Last Updated on January 13, 2022 by Grow with Bovees
Maple trees planted in your yard offer myriad different benefits, most notably their autumn colors, and the shade they provide.
Many species of maple trees put on a stunning display of colors including browns, oranges, and reds every year.
Maple trees are available in numerous species, and come in all shapes and sizes.
Maple trees require roughly 11 gallons of water per week to stay healthy and thrive. If you receive around one inch of rainfall during a week, there should be no need for more water.
But when it comes to maple tree care, choosing the right fertilizer can be a bit tricky, because not just any fertilizer will do for these deciduous trees.
However, there are some popular species of maple trees such as sugar maple, and red maple trees that do not need fertilizer, but younger sugar and red maples can benefit from the nutrients if the soil is deficient.
Other popular species of maples include Japanese maple and silver maple.
Best Fertilizer for Japanese Maples, Silver Maple, and Other Maple Trees
The best fertilizer for maple trees is one that is rich in nitrogen. You can find the ratio of the nutrients listed on the fertilizer label of a respective fertilizer.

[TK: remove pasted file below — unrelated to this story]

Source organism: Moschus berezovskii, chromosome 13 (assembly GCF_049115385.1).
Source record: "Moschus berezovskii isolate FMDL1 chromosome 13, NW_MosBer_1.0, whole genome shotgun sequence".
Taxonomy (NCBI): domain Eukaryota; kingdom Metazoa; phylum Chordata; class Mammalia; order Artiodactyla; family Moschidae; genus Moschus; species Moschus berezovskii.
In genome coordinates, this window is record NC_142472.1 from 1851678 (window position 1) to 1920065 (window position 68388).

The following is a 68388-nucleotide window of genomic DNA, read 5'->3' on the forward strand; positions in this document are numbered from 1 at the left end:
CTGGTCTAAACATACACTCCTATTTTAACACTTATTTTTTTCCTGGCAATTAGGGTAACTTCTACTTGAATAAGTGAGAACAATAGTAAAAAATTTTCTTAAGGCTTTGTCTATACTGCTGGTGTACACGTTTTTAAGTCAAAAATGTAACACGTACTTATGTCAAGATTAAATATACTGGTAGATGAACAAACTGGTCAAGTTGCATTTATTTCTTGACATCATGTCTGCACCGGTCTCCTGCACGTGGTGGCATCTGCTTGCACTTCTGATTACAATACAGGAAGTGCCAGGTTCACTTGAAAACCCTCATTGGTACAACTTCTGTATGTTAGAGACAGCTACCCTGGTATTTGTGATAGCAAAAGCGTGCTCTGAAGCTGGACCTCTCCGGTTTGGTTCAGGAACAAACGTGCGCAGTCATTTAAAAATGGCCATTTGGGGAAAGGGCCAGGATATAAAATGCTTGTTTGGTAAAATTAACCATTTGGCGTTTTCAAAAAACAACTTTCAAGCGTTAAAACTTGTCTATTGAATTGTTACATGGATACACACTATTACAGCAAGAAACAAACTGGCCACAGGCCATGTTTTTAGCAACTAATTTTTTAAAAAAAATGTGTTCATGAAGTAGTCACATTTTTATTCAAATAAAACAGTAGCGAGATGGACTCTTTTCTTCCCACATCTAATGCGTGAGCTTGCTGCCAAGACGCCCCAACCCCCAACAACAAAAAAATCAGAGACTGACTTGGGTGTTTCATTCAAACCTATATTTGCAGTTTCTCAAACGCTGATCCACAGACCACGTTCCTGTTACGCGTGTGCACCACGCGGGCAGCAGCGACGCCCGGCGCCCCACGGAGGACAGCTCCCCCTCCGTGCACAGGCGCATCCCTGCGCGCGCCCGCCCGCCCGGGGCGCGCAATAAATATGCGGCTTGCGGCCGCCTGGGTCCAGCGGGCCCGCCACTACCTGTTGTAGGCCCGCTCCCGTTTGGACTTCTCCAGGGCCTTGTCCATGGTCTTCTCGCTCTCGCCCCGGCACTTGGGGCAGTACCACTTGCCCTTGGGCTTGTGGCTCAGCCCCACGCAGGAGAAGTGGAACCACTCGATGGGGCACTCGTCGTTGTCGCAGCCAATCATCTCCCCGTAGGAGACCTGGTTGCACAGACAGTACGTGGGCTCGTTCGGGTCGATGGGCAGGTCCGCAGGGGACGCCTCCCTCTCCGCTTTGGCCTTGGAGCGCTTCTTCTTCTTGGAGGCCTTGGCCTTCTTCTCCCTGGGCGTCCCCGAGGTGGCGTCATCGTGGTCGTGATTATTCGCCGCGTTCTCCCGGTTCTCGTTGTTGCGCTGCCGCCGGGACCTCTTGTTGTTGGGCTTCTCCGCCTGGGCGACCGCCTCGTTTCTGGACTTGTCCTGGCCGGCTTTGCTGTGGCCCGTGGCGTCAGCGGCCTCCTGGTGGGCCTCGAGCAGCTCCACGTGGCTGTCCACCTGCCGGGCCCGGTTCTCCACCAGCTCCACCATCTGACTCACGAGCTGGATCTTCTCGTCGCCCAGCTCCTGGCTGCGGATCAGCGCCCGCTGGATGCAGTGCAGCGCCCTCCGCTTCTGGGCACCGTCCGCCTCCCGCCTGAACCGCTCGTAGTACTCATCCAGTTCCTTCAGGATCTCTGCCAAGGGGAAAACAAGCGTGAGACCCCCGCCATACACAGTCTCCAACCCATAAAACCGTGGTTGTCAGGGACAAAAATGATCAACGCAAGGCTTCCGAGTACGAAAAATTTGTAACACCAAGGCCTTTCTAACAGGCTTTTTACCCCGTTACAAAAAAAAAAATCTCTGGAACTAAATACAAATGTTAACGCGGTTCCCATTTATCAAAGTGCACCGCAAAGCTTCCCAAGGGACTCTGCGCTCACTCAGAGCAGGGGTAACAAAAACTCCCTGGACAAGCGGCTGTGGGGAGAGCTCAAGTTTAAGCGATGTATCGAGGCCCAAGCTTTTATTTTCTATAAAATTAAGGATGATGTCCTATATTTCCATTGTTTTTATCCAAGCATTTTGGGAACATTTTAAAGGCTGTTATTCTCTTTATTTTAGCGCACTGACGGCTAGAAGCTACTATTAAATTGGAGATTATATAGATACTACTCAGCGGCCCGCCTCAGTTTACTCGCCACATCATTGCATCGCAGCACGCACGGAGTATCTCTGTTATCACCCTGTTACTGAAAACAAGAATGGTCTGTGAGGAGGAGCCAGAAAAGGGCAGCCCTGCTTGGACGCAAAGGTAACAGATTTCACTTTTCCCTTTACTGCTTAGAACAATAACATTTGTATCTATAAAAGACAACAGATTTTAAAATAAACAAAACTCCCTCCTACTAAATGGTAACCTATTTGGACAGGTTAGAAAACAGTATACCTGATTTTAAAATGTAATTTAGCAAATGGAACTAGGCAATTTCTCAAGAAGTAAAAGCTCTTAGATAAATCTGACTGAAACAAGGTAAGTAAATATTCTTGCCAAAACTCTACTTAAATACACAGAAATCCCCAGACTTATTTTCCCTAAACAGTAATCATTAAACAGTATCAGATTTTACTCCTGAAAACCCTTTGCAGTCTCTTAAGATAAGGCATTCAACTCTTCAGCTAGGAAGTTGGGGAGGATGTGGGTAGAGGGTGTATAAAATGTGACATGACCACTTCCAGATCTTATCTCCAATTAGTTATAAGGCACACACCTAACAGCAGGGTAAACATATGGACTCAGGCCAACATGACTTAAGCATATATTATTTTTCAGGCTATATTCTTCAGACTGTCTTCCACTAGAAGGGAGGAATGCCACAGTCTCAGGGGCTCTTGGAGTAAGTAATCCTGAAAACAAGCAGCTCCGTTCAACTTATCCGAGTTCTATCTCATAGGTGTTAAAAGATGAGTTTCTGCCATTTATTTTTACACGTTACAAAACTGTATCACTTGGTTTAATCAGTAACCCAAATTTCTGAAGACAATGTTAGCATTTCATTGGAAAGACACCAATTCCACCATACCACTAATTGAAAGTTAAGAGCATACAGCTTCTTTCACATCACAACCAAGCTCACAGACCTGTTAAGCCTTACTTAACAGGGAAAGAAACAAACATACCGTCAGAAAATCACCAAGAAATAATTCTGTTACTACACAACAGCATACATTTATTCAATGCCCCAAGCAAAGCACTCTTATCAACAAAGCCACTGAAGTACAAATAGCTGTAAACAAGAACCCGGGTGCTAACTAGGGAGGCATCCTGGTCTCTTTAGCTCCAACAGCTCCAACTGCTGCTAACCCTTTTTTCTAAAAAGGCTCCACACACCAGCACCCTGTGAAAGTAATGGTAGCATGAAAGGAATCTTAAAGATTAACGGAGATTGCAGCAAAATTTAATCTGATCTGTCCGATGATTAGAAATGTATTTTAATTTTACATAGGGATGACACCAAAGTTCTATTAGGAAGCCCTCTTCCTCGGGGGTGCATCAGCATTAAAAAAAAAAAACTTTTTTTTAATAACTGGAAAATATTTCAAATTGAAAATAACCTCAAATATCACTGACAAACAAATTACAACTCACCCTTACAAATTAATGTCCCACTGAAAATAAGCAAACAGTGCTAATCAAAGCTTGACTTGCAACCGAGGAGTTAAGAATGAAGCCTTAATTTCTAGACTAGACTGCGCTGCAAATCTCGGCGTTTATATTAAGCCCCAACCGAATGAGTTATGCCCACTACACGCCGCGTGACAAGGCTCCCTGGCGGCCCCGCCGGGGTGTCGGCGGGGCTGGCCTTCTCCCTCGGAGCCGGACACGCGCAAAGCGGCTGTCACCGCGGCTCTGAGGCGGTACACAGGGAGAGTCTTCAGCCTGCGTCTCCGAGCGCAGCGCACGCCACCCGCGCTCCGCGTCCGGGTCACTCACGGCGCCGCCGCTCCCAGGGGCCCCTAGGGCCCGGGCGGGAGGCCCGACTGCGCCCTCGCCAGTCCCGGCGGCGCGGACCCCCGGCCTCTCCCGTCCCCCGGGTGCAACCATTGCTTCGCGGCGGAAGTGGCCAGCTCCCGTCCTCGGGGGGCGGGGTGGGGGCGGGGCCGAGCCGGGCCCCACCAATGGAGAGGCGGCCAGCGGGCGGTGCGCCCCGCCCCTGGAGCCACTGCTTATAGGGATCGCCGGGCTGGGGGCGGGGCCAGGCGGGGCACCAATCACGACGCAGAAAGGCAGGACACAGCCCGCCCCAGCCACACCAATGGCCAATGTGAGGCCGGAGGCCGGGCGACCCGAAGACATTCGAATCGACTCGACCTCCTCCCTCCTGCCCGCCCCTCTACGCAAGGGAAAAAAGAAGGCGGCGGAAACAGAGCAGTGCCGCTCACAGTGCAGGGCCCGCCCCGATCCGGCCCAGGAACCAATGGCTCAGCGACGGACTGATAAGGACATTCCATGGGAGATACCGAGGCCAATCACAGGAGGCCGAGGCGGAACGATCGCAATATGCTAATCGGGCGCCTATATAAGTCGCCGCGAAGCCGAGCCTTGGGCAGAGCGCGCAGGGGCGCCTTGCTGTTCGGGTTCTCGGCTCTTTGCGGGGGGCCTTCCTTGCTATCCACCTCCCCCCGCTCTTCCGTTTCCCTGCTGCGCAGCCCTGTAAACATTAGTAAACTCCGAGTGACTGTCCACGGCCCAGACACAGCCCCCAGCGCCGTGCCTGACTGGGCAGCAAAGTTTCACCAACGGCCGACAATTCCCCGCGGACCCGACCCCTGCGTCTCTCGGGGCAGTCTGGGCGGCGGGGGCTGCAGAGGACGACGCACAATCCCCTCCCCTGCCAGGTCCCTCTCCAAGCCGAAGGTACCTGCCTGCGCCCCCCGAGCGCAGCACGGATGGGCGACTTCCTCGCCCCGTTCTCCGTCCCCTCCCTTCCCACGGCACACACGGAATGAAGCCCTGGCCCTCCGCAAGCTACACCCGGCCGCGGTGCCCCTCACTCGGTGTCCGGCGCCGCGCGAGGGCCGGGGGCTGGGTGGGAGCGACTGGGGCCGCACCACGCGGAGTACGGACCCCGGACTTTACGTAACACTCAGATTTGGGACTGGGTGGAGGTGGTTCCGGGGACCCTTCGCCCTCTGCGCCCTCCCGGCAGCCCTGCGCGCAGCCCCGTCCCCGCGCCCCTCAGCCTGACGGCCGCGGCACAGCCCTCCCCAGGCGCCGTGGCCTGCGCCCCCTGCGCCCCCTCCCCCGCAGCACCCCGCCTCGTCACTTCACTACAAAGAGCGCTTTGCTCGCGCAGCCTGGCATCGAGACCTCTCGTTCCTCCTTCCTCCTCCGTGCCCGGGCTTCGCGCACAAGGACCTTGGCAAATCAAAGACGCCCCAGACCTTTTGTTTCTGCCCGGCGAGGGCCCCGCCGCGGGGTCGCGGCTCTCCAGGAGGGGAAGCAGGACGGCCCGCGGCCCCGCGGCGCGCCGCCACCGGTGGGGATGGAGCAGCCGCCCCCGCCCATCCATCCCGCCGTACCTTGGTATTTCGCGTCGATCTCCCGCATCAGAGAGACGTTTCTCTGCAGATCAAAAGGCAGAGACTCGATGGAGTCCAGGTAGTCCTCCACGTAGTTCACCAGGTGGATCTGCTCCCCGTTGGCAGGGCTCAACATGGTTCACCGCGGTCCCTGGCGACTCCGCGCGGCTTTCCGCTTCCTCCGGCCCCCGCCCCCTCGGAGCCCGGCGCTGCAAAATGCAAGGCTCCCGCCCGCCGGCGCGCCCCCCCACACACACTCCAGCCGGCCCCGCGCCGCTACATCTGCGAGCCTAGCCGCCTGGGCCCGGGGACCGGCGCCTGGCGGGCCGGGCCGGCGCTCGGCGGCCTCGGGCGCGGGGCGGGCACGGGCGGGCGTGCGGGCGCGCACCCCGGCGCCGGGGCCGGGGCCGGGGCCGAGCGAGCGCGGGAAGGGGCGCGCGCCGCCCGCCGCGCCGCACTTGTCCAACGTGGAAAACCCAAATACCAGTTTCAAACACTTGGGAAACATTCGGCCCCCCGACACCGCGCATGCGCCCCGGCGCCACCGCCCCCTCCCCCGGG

You should never use a quick-release fertilizer, but use a slow-release fertilizer such as 10-4-6 and 16-4-8.
These numbers represent the percentage of nitrogen, phosphorous, and potassium in the fertilizer. For example, a 10 lbs bag of 16-4-8 fertilizer will contain 1.6 lbs of nitrogen, 0.4 lbs of phosphorous and 0.8 lbs of potassium.
The reason for not using a quick-release fertilizer is because it dissolves very quickly in the soil, making the nutrients readily available.
Maples prefer controlled-release type fertilizers or slow-release fertilizers such as the Happy Frog Japanese maple fertilizer and Dr. Earth fertilizer. (Amazon links).
When to Apply Fertilizer for a Maple Tree
The best time to fertilize your maple tree is when all the leaves have fallen in the autumn. The roots of Japanese maple and other species will continue to grow in cool soil, until the temperature of the soil reaches 40-degrees F.
These growing roots will store the nutrients from the fertilizer, and use them to grow in the spring. You can apply slow-release tree fertilizer in March if you feel if you’re expecting a warm winter, and to avoid cold damage to new shoots.
If you’ve recently transplanted a maple tree, you don’t have to apply fertilizer immediately but wait at least for its second growing season.
How to Fertilize Maple Trees
With regard to how to fertilize maples, remember your goal is to maintain a constant low level of fertility, which means applying low levels of nitrogen for your maples to grow at a slower speed.
Applying high amounts of nitrogen will result in fast growth that will weaken the plant, and not nourish it.
Maple tree root systems can grow up to four feet deep or more into the soil, but the majority of the roots that absorb the nutrients from the fertilizer are located at the top 12 to 18 inches of the soil.